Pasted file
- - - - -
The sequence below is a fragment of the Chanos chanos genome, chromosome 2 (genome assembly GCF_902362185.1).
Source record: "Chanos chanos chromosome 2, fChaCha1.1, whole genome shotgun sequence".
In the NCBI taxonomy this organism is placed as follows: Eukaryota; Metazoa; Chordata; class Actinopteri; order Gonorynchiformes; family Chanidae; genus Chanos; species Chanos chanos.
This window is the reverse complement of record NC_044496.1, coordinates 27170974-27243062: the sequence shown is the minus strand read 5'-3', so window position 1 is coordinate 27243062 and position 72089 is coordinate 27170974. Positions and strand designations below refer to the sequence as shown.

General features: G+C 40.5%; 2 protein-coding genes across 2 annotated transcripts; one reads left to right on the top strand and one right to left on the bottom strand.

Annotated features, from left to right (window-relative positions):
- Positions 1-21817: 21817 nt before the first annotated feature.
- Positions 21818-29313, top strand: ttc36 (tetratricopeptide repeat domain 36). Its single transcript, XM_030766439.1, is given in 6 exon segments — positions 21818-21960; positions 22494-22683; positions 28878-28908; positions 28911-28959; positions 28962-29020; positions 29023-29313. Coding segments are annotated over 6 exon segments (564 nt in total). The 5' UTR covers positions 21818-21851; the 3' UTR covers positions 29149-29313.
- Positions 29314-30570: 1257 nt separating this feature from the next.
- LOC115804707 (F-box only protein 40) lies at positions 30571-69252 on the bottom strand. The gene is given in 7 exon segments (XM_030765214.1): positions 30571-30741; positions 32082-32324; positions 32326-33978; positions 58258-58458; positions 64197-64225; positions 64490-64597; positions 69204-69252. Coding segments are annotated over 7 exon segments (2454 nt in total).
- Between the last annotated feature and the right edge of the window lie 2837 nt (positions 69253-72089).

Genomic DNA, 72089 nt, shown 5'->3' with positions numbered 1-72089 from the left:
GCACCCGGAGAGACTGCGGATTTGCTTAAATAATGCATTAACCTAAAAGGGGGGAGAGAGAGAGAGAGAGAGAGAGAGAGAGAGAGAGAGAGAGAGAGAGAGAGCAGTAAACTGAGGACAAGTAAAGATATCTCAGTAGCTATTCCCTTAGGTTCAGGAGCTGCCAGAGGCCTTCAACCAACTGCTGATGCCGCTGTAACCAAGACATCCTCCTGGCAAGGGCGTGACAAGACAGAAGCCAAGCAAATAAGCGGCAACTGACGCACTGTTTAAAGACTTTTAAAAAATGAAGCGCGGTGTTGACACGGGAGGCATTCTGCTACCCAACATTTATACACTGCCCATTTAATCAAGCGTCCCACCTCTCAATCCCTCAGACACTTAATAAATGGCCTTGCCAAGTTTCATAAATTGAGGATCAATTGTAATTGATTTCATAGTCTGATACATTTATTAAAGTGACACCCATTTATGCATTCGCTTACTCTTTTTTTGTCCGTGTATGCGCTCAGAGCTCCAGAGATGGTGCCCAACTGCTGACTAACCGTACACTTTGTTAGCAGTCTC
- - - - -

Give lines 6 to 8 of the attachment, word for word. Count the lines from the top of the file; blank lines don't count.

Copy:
Annotated features, from left to right (window-relative positions):
- Positions 1-21817: 21817 nt before the first annotated feature.
- Positions 21818-29313, top strand: ttc36 (tetratricopeptide repeat domain 36). Its single transcript, XM_030766439.1, is given in 6 exon segments — positions 21818-21960; positions 22494-22683; positions 28878-28908; positions 28911-28959; positions 28962-29020; positions 29023-29313. Coding segments are annotated over 6 exon segments (564 nt in total). The 5' UTR covers positions 21818-21851; the 3' UTR covers positions 29149-29313.